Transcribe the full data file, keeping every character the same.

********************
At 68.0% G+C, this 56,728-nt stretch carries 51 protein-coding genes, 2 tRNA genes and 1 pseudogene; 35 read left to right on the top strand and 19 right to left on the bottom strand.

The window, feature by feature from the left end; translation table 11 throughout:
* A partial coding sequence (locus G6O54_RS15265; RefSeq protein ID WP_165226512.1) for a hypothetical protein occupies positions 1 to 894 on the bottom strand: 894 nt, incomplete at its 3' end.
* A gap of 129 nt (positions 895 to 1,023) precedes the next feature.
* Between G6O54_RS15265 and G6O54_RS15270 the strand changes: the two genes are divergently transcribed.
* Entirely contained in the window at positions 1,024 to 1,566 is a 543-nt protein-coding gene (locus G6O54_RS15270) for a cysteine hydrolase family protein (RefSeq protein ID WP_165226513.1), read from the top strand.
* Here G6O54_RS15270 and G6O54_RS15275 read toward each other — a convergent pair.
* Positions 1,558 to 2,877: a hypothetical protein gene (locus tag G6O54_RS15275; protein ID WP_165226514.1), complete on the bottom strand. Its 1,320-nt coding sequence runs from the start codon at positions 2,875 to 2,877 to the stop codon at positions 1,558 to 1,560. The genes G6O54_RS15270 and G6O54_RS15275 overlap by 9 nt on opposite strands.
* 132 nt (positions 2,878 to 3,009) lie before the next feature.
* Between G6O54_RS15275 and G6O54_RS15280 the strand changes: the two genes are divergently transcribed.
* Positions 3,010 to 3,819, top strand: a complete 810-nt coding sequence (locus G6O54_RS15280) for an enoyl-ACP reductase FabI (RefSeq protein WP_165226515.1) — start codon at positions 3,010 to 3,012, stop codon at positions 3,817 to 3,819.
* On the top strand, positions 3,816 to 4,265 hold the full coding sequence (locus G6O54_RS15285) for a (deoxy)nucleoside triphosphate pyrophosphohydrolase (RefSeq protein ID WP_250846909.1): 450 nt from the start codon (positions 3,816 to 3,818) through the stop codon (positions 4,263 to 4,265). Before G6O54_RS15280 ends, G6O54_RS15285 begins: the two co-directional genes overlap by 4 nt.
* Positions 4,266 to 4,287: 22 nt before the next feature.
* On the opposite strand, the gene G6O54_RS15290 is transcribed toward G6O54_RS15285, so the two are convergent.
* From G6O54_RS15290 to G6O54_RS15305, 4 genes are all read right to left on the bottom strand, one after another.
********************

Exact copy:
At 68.0% G+C, this 56,728-nt stretch carries 51 protein-coding genes, 2 tRNA genes and 1 pseudogene; 35 read left to right on the top strand and 19 right to left on the bottom strand.

The window, feature by feature from the left end; translation table 11 throughout:
* A partial coding sequence (locus G6O54_RS15265; RefSeq protein ID WP_165226512.1) for a hypothetical protein occupies positions 1 to 894 on the bottom strand: 894 nt, incomplete at its 3' end.
* A gap of 129 nt (positions 895 to 1,023) precedes the next feature.
* Between G6O54_RS15265 and G6O54_RS15270 the strand changes: the two genes are divergently transcribed.
* Entirely contained in the window at positions 1,024 to 1,566 is a 543-nt protein-coding gene (locus G6O54_RS15270) for a cysteine hydrolase family protein (RefSeq protein ID WP_165226513.1), read from the top strand.
* Here G6O54_RS15270 and G6O54_RS15275 read toward each other — a convergent pair.
* Positions 1,558 to 2,877: a hypothetical protein gene (locus tag G6O54_RS15275; protein ID WP_165226514.1), complete on the bottom strand. Its 1,320-nt coding sequence runs from the start codon at positions 2,875 to 2,877 to the stop codon at positions 1,558 to 1,560. The genes G6O54_RS15270 and G6O54_RS15275 overlap by 9 nt on opposite strands.
* 132 nt (positions 2,878 to 3,009) lie before the next feature.
* Between G6O54_RS15275 and G6O54_RS15280 the strand changes: the two genes are divergently transcribed.
* Positions 3,010 to 3,819, top strand: a complete 810-nt coding sequence (locus G6O54_RS15280) for an enoyl-ACP reductase FabI (RefSeq protein WP_165226515.1) — start codon at positions 3,010 to 3,012, stop codon at positions 3,817 to 3,819.
* On the top strand, positions 3,816 to 4,265 hold the full coding sequence (locus G6O54_RS15285) for a (deoxy)nucleoside triphosphate pyrophosphohydrolase (RefSeq protein ID WP_250846909.1): 450 nt from the start codon (positions 3,816 to 3,818) through the stop codon (positions 4,263 to 4,265). Before G6O54_RS15280 ends, G6O54_RS15285 begins: the two co-directional genes overlap by 4 nt.
* Positions 4,266 to 4,287: 22 nt before the next feature.
* On the opposite strand, the gene G6O54_RS15290 is transcribed toward G6O54_RS15285, so the two are convergent.
* From G6O54_RS15290 to G6O54_RS15305, 4 genes are all read right to left on the bottom strand, one after another.